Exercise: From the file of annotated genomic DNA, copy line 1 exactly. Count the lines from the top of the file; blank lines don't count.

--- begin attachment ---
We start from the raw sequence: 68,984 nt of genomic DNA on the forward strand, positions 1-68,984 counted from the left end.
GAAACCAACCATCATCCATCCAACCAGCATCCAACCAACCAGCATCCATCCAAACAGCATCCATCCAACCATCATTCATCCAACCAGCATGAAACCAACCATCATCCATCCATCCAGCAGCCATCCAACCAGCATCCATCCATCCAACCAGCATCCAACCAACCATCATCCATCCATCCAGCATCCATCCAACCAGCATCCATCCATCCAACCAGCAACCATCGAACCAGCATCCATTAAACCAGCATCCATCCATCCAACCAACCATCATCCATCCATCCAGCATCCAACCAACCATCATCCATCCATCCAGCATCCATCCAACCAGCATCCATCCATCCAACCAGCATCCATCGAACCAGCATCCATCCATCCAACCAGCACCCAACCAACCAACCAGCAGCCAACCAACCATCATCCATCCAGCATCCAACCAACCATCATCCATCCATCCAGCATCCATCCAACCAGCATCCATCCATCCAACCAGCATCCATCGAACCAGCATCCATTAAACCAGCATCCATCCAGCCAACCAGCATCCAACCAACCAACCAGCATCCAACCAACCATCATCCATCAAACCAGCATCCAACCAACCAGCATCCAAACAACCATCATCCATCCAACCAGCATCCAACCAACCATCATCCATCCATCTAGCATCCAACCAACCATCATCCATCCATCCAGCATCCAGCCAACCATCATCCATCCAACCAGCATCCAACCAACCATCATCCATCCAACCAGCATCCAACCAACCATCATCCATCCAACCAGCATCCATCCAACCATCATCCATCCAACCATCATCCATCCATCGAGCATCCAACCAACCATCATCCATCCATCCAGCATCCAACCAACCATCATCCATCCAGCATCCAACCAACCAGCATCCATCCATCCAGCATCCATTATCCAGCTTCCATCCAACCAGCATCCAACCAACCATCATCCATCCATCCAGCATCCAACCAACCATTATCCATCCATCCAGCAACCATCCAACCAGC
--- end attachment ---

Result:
We start from the raw sequence: 68,984 nt of genomic DNA on the forward strand, positions 1-68,984 counted from the left end.